|The first excerpt represents the element of Air. It speaks of mental influences and the process of thought, and is drawn from The Autocrat of the Breakfast-Table by Oliver Wendell Holmes:
"Yes?" said our landlady's daughter.
I did not address the following remark to her, and I trust, from
her limited range of reading, she will never see it; I said it
softly to my next neighbour.
When a young female wears a flat circular side - curl, gummed on
each temple, - when she walks with a male, not arm in arm, but his
arm against the back of hers, - and when she says "Yes?" with the
note of interrogation, you are generally safe in asking her what
wages she gets, and who the "feller" was you saw her with.
"What were you whispering?" said the daughter of the house,
moistening her lips, as she spoke, in a very engaging manner.
The Autocrat of the Breakfast-Table
|The second excerpt represents the element of Fire. It speaks of emotional influences and base passions, and is drawn from Salammbo by Gustave Flaubert:
troubled, and already sick. They tore their hands with the darts of
the aloes; great mosquitoes buzzed in their ears, and dysentry was
breaking out in the army. They were weary at not yet seeing Sicca.
They were afraid of losing themselves and of reaching the desert, the
country of sands and terrors. Many even were unwilling to advance
further. Others started back to Carthage.
At last on the seventh day, after following the base of a mountain for
a long time, they turned abruptly to the right, and there then
appeared a line of walls resting on white rocks and blending with
them. Suddenly the entire city rose; blue, yellow, and white veils
moved on the walls in the redness of the evening. These were the
|The third excerpt represents the element of Water. It speaks of pure spiritual influences and feelings of love, and is drawn from Maria, or the Wrongs of Woman by Mary Wollstonecraft:
I assured her that I should not mention to my husband (the word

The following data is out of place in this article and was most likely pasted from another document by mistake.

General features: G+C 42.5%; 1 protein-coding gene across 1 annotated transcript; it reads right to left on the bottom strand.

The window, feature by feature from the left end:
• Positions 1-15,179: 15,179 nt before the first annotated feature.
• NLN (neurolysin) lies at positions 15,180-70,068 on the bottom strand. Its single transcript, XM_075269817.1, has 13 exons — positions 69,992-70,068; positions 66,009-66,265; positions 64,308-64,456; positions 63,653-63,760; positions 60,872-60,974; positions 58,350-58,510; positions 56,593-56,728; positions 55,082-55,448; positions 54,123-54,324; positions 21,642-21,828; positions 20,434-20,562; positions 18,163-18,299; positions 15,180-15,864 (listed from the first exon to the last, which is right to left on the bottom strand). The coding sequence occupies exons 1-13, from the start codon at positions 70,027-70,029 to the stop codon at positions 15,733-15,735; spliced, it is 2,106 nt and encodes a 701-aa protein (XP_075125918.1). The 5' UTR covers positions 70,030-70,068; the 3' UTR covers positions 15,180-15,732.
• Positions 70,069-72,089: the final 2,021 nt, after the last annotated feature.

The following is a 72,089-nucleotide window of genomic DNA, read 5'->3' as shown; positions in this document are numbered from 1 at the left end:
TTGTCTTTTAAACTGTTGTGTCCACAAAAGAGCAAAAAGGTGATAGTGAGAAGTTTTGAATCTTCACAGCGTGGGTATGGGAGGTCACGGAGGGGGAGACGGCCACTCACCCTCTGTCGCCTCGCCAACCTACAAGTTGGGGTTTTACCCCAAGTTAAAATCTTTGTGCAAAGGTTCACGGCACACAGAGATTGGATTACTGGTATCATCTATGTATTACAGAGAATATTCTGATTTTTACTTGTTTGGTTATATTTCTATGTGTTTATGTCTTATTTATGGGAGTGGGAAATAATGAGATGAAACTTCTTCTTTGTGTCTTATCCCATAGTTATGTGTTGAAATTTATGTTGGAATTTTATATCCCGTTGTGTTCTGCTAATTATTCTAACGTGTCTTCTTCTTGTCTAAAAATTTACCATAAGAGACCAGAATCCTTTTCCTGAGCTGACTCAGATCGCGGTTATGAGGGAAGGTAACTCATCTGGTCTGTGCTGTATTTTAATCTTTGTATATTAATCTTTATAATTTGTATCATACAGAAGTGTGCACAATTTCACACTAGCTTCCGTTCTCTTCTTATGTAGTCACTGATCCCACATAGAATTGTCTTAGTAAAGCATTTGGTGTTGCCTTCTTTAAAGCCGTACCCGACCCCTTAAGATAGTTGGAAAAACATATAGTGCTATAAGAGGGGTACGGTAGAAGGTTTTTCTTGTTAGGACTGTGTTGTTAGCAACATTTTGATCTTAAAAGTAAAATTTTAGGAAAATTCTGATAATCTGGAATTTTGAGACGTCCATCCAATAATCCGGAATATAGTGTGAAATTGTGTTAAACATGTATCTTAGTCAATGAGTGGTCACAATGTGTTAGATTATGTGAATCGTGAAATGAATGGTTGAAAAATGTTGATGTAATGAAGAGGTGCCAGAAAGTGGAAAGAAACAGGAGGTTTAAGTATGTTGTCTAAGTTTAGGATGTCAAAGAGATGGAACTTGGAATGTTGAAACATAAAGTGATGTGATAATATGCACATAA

seemed to weigh on my respiration), that I had seen her, or his
child. The woman stared at me with astonishment; and I turned my
eyes on the squalid object [that accompanied her.] She could hardly
support herself, her complexion was sallow, and her eyes inflamed,
with an indescribable look of cunning, mixed with the wrinkles
produced by the peevishness of pain.
"Poor child!' I exclaimed. 'Ah! you may well say poor child,'
replied the woman. 'I brought her here to see whether he would
have the heart to look at her, and not get some advice. I do not
know what they deserve who nursed her. Why, her legs bent under
|The fourth excerpt represents the element of Earth. It speaks of physical influences and the impact of the unseen on the visible world, and is drawn from Common Sense by Thomas Paine:
uncontaminated by European corruption, ye must in secret wish
a separation--But leaving the moral part to private reflection,
I shall chiefly confine my farther remarks to the following heads.
First. That it is the interest of America to be separated from Britain.
Secondly. Which is the easiest and most practicable plan,
RECONCILIATION OR INDEPENDANCE? With some occasional remarks.
In support of the first, I could, if I judged it proper,
produce the opinion of some of the ablest and most experienced men
on this continent; and whose sentiments, on that head, are not yet
publicly known. It is in reality a self-evident position:
For no nation in a state of foreign dependance, limited in its commerce,